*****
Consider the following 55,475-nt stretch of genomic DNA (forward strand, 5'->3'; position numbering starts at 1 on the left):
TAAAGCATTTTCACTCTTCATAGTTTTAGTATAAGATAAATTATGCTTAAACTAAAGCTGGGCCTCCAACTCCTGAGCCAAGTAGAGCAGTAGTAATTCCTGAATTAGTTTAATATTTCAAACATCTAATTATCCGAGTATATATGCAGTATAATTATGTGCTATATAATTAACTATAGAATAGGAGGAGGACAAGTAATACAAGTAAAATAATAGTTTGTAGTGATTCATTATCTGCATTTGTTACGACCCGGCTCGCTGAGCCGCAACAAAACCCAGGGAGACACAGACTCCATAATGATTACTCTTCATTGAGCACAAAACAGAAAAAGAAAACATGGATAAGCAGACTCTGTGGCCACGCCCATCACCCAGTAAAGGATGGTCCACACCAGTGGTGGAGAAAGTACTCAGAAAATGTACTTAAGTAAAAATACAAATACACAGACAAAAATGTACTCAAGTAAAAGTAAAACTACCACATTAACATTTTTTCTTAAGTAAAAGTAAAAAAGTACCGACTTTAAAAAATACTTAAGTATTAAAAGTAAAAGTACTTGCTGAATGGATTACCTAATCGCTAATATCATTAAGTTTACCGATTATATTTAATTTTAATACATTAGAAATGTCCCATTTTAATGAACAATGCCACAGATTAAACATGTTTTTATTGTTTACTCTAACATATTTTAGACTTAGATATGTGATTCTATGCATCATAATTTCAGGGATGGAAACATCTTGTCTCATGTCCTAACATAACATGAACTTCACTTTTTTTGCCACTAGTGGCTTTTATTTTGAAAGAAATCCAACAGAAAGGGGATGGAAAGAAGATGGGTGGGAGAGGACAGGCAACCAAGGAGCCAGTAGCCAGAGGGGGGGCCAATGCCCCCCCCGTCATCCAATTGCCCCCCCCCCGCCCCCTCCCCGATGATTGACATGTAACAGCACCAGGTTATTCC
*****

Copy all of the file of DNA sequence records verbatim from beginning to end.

Consider the following 55,475-nt stretch of genomic DNA (forward strand, 5'->3'; position numbering starts at 1 on the left):
TAAAGCATTTTCACTCTTCATAGTTTTAGTATAAGATAAATTATGCTTAAACTAAAGCTGGGCCTCCAACTCCTGAGCCAAGTAGAGCAGTAGTAATTCCTGAATTAGTTTAATATTTCAAACATCTAATTATCCGAGTATATATGCAGTATAATTATGTGCTATATAATTAACTATAGAATAGGAGGAGGACAAGTAATACAAGTAAAATAATAGTTTGTAGTGATTCATTATCTGCATTTGTTACGACCCGGCTCGCTGAGCCGCAACAAAACCCAGGGAGACACAGACTCCATAATGATTACTCTTCATTGAGCACAAAACAGAAAAAGAAAACATGGATAAGCAGACTCTGTGGCCACGCCCATCACCCAGTAAAGGATGGTCCACACCAGTGGTGGAGAAAGTACTCAGAAAATGTACTTAAGTAAAAATACAAATACACAGACAAAAATGTACTCAAGTAAAAGTAAAACTACCACATTAACATTTTTTCTTAAGTAAAAGTAAAAAAGTACCGACTTTAAAAAATACTTAAGTATTAAAAGTAAAAGTACTTGCTGAATGGATTACCTAATCGCTAATATCATTAAGTTTACCGATTATATTTAATTTTAATACATTAGAAATGTCCCATTTTAATGAACAATGCCACAGATTAAACATGTTTTTATTGTTTACTCTAACATATTTTAGACTTAGATATGTGATTCTATGCATCATAATTTCAGGGATGGAAACATCTTGTCTCATGTCCTAACATAACATGAACTTCACTTTTTTTGCCACTAGTGGCTTTTATTTTGAAAGAAATCCAACAGAAAGGGGATGGAAAGAAGATGGGTGGGAGAGGACAGGCAACCAAGGAGCCAGTAGCCAGAGGGGGGGCCAATGCCCCCCCCGTCATCCAATTGCCCCCCCCCCGCCCCCTCCCCGATGATTGACATGTAACAGCACCAGGTTATTCC